|Kawai, Kosuke - Harvard School Of Public Health|
|Meydani, Simin - Jean Mayer Human Nutrition Research Center On Aging At Tufts University|
|Urassa, Willy - Muhimbili University|
|Wu, Dayong - Jean Mayer Human Nutrition Research Center On Aging At Tufts University|
|Mugusi, Ferdinand - Muhimbili University|
|Saathoff, Elmar - Medical Center Of The University Of Munich|
|Bosch, Ronald - Harvard School Of Public Health|
|Villamor, Eduardo - University Of Michigan|
|Spiegelman, Donna - Harvard School Of Public Health|
|Fawzi, Wafaie - Harvard School Of Public Health|
Submitted to: Epidemiology and Infection
Publication Type: Peer Reviewed Journal
Publication Acceptance Date: 9/7/2013
Publication Date: 7/1/2014
Citation: Kawai, K., Meydani, S.N., Urassa, W., Wu, D., Mugusi, F.M., Saathoff, E., Bosch, R.J., Villamor, E., Spiegelman, D., Fawzi, W.W. 2014. Micronutrient supplementation and T-cell mediated immune responses in patients with tuberculosis in Tanzania. Epidemiology and Infection. 142(7):1505-1509. DOI:10.1017/S0950268813002495. Interpretive Summary: Patients who have a pulmonary (lung) disease known as tuberculosis (TB) often suffer from poor diet and deficiencies of micronutrients (certain vitamins) in countries with limited resources. Recurrence of TB has been noted in the elderly of Western countries and is attributed to the decline in immune response with aging. Micronutrient deficiencies have been reported in a significant portion of older adults. We examined whether providing micronutrient supplements to pulmonary tuberculosis patients might improve their immune function in a human study conducted in Tanzania. Eligible participants were randomly assigned to receive a daily dose of micronutrients (vitamins A, B-complex, C, and E, and selenium) at multiples of recommended dietary allowance or a placebo at the time of initiating tuberculosis treatment. Overall, we did not find any effects of this specific micronutrient supplementation on immune function among tuberculosis patients, whether HIV negative or positive. However, among HIV-negative patients, there was a trend for improving the immune response following micronutrient supplementation, suggesting a modest beneficial impact of the supplements. In conclusion, we found no overall effects of micronutrient supplementation on immune responses among patients treated for pulmonary tuberculosis even though micronutrient supplements have been found to reduce the recurrence of TB in recovered patients. Supplements in our study did not include zinc or vitamin D, which have also been shown to play an important role in improving immune functions and the outcome of TB treatment. Our results thus far suggest that the role of nutritional intervention on the immune system remains an important area of research in order to discover a preventive therapy approach for this vulnerable population.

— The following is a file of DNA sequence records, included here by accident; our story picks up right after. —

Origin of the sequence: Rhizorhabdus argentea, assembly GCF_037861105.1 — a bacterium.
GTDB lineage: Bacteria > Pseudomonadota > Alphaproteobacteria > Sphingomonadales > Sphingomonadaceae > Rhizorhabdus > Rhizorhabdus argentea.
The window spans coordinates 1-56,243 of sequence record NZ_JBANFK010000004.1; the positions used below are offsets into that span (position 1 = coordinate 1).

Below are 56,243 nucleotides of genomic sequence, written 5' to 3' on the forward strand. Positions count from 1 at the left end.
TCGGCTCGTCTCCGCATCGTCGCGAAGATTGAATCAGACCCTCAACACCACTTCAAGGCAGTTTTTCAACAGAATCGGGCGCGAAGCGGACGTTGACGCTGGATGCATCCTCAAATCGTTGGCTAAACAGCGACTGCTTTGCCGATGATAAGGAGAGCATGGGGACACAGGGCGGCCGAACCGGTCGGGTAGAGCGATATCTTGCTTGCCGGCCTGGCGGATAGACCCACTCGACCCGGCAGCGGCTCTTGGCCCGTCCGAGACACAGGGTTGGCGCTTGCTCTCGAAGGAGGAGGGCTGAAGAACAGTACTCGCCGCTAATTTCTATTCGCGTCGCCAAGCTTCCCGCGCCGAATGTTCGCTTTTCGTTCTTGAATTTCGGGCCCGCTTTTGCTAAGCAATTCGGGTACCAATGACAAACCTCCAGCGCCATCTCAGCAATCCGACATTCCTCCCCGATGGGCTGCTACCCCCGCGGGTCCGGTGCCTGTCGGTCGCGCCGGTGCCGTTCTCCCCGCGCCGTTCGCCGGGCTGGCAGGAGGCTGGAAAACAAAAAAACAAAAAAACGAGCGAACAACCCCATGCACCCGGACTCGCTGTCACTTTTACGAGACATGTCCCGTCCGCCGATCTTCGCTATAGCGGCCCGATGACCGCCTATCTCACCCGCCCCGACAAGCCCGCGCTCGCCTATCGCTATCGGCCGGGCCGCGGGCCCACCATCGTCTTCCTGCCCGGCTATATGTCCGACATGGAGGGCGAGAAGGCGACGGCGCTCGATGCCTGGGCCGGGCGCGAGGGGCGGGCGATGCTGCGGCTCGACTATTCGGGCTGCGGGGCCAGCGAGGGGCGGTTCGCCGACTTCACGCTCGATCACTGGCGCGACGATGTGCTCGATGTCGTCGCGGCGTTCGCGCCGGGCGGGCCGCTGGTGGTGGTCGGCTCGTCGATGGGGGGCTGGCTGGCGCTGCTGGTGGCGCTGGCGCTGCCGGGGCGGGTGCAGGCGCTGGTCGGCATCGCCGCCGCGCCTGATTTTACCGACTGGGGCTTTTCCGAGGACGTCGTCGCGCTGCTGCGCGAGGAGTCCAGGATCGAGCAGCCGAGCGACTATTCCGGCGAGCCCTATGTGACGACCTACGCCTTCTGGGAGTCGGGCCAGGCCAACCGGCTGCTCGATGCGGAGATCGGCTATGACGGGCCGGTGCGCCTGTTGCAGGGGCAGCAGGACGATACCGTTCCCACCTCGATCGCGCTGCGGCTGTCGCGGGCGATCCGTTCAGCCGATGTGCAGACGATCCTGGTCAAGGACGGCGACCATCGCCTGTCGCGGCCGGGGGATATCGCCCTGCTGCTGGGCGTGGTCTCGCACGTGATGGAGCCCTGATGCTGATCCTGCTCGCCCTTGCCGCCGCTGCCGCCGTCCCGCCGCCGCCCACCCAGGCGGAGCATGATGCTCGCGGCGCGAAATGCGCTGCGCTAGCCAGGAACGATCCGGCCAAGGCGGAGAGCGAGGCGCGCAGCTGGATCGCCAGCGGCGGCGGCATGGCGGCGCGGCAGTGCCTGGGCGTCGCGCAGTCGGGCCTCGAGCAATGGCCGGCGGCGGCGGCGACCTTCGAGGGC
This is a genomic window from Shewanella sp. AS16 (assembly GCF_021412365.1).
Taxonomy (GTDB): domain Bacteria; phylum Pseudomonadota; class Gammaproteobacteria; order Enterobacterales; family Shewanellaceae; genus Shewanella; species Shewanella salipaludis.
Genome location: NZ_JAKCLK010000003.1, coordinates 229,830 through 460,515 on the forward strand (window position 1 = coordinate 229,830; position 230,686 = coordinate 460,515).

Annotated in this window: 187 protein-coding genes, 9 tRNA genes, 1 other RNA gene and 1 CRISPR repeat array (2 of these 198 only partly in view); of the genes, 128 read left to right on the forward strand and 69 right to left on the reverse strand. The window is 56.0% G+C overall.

Technical Abstract: Limited studies exist regarding whether incorporating micronutrient supplements during tuberculosis (TB) treatment may improve cell-mediated immune response. We examine the effect of micronutrient supplementation on lymphocyte proliferation response to mycobacteria or T cell mitogens in a randomized trial conducted among 423 patients with pulmonary TB. Eligible participants were randomly assigned to receive a daily dose of micronutrients (vitamins A, B-complex, C, and E, and selenium) at multiples of recommended dietary allowance or placebo at the time of initiation of TB treatment. We found no significant effect of micronutrient supplements on lymphocyte proliferative responses to PHA or PPD among HIV-negative and HIV-positive TB patients. Compared with placebo, responses to ConA were significantly higher in the micronutrient arm among HIV-negative TB patients. The role of nutritional intervention in this vulnerable population remains an important area of future research.